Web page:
Nothing it seems can slow down the Wall Street bull, not trade fears, not natural disasters or any other perceived market risks.
The U.S. stock market notched fresh records Thursday, with the Dow Jones industrial average and the Standard & Poor's 500 stock index both closing at new all-time highs, adding to gains in what is already the longest bull run in Wall Street history.
Investors appear to be shrugging off any worries related to the ongoing fight between the U.S. and its trading partners, including the escalating tit-for-tat tussle between President Donald Trump and China, the world's second-biggest economy. Even though Trump hit China with a 10 percent tariff on $200 billion in additional goods this week, the levy came in lower than the 25 percent Wall Street feared.
Instead, investors are focusing on an American economy that is performing well, with the help from fiscal stimulus such as tax cuts, says Lindsey Bell, investment strategist at CFRA, a Wall Street research firm. The government Thursday said the number of Americans filing for jobless benefits fell to its lowest level in 49 years in the week ending Sept. 15.
"The new highs are being driven mostly by solid economic data," Bell says. "The market seemingly priced in a much more dire situation with regards to tariffs, and given the lower-than-expected tariff rate, the market is moving higher."
At the market close Thursday, the blue-chip Dow was up nearly 1 percent, or about 251 points, to a record 26,656.98, eclipsing its prior closing all-time high of 26,616.71 from Jan. 26. The large company S&P 500 finished at a record 2930.75.
The S&P 500 is up nearly 10 percent this year, and the Dow is about 8 percent higher.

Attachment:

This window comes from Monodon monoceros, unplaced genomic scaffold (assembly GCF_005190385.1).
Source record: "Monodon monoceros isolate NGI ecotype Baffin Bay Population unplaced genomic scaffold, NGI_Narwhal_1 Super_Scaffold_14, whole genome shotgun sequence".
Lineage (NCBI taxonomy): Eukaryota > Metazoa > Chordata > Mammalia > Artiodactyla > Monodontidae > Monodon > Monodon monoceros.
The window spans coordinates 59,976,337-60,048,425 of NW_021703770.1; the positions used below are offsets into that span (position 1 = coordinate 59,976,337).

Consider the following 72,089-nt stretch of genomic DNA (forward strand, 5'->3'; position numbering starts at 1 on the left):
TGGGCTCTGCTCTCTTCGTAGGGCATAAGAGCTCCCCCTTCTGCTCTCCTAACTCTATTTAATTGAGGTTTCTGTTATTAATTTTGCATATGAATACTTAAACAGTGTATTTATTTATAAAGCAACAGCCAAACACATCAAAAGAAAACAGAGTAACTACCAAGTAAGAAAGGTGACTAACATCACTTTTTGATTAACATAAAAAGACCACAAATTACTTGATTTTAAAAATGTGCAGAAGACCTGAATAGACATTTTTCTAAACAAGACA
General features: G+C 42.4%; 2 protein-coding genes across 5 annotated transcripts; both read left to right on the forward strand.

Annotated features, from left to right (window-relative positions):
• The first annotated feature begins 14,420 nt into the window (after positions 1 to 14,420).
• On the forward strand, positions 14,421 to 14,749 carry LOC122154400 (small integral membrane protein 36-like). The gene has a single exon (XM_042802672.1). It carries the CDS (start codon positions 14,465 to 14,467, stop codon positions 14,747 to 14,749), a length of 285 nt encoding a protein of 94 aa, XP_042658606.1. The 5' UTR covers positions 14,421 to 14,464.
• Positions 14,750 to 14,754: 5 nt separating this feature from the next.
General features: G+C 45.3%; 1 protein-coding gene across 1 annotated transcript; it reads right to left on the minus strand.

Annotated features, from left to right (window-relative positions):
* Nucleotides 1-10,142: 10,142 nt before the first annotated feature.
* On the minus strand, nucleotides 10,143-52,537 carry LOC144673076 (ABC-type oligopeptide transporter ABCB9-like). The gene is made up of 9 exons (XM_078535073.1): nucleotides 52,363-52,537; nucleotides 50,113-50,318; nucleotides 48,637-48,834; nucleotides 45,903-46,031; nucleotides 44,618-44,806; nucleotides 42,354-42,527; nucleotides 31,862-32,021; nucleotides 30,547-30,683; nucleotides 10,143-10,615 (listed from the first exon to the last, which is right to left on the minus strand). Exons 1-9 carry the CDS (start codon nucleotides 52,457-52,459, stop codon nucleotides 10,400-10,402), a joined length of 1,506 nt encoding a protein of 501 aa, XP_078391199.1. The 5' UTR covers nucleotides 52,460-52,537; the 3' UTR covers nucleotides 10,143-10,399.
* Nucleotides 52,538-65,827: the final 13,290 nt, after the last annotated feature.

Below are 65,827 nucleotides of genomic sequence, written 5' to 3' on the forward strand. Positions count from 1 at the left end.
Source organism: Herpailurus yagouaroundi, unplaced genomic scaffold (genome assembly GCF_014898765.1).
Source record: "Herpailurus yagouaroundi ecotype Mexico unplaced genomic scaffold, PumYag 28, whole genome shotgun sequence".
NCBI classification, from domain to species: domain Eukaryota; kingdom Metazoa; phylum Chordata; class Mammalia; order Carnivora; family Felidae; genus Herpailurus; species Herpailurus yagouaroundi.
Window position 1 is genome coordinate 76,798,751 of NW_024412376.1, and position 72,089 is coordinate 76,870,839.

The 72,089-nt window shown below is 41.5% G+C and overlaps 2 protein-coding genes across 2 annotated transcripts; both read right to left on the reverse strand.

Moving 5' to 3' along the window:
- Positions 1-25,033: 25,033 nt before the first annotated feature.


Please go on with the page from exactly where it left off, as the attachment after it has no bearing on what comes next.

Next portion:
The bullish outlook for businesses and consumers has investors again betting on U.S. companies posting strong earnings when the third-quarter profit-reporting season gets underway in early October. Analysts forecast companies in the S&P 500 stock index to grow earnings at a 22 percent clip in the July through September quarter.
Rising interest rates, which historically have been a trigger for market downturns, haven't yet caused investors to fear an economic slowdown. The Federal Reserve, which has raised short-term rates twice this year to a range of 1.75 percent to 2 percent, is almost certain to increase rates another quarter of a percentage point at its Sept. 26 meeting.
Odds for a similar-sized rate hike at the central bank's December meeting have risen to nearly 79 percent, according to CME Group data.
Better performance from some slivers of the market that had not been faring well earlier in the year is also providing the market with a lift, says Bell. She notes that shares of industrial companies are 3.4 percent higher this month, while the materials sector and financials are up 1.5 percent and 1.3 percent, respectively.
While acknowledging the U.S. economy is in good shape thanks to Trump's growth-friendly policies, which "dwarfs all other issues," Greg Valliere, chief global strategist at Horizon Investments, warns the biggest risk to the market right now might be too much optimism.
"I would worry if a mood of euphoria takes hold – that's traditionally a warning sign," Valliere told USA TODAY.